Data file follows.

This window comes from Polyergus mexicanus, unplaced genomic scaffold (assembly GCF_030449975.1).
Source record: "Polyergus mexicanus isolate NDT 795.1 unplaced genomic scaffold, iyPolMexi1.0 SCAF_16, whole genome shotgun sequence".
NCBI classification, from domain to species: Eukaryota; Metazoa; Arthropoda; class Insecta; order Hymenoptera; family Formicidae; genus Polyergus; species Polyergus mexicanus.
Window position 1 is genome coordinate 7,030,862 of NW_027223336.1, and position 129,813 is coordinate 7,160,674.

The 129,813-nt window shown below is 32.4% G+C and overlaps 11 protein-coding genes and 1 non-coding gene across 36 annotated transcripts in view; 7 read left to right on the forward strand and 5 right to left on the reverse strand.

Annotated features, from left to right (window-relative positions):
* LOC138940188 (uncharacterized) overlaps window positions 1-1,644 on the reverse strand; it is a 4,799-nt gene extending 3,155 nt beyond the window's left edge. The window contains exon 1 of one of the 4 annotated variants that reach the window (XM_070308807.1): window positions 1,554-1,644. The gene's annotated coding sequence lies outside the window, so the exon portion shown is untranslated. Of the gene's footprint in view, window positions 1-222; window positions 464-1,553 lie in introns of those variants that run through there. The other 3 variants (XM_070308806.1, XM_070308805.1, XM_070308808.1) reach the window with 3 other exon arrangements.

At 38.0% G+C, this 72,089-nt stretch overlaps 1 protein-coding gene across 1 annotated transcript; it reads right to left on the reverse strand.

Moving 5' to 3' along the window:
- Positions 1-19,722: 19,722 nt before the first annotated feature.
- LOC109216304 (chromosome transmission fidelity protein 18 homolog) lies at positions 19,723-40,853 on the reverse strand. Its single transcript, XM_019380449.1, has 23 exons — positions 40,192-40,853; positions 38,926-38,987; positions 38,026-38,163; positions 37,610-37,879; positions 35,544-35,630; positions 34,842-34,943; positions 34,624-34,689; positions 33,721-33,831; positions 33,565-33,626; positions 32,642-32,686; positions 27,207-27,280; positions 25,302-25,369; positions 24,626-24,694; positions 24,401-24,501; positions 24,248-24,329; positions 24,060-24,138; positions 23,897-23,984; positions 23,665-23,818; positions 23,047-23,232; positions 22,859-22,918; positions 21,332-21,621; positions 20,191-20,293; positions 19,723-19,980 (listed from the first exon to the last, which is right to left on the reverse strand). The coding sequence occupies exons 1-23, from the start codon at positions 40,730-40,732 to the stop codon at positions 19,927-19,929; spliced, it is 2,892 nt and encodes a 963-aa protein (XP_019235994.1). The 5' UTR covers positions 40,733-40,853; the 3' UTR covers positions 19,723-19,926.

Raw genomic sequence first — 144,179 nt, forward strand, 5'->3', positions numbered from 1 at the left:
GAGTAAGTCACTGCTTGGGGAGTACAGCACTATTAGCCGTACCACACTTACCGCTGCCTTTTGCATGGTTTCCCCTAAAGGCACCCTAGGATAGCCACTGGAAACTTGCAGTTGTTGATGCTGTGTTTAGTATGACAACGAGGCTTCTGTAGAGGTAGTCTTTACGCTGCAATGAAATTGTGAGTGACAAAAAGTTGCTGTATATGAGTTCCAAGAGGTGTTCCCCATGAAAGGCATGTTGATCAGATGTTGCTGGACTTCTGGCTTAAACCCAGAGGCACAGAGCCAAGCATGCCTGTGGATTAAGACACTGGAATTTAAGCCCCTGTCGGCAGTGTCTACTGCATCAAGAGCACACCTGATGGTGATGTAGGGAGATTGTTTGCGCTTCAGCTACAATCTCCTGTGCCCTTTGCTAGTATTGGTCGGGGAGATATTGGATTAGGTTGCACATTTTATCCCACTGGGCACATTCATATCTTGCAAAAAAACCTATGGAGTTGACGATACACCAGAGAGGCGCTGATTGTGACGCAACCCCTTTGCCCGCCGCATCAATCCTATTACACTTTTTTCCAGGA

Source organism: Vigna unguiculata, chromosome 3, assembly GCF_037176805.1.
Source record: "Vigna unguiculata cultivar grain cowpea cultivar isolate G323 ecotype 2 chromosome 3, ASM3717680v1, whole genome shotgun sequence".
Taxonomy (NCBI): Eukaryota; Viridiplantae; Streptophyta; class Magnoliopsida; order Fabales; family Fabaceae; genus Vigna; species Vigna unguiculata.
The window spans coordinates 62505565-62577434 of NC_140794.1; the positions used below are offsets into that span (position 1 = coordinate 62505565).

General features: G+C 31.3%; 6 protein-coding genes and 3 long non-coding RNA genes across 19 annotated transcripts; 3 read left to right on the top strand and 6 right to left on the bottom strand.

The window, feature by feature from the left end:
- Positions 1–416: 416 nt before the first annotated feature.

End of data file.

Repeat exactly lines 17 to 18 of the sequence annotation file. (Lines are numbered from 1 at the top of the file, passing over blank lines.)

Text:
The window spans coordinates 62505565-62577434 of NC_140794.1; the positions used below are offsets into that span (position 1 = coordinate 62505565).

General features: G+C 31.3%; 6 protein-coding genes and 3 long non-coding RNA genes across 19 annotated transcripts; 3 read left to right on the top strand and 6 right to left on the bottom strand.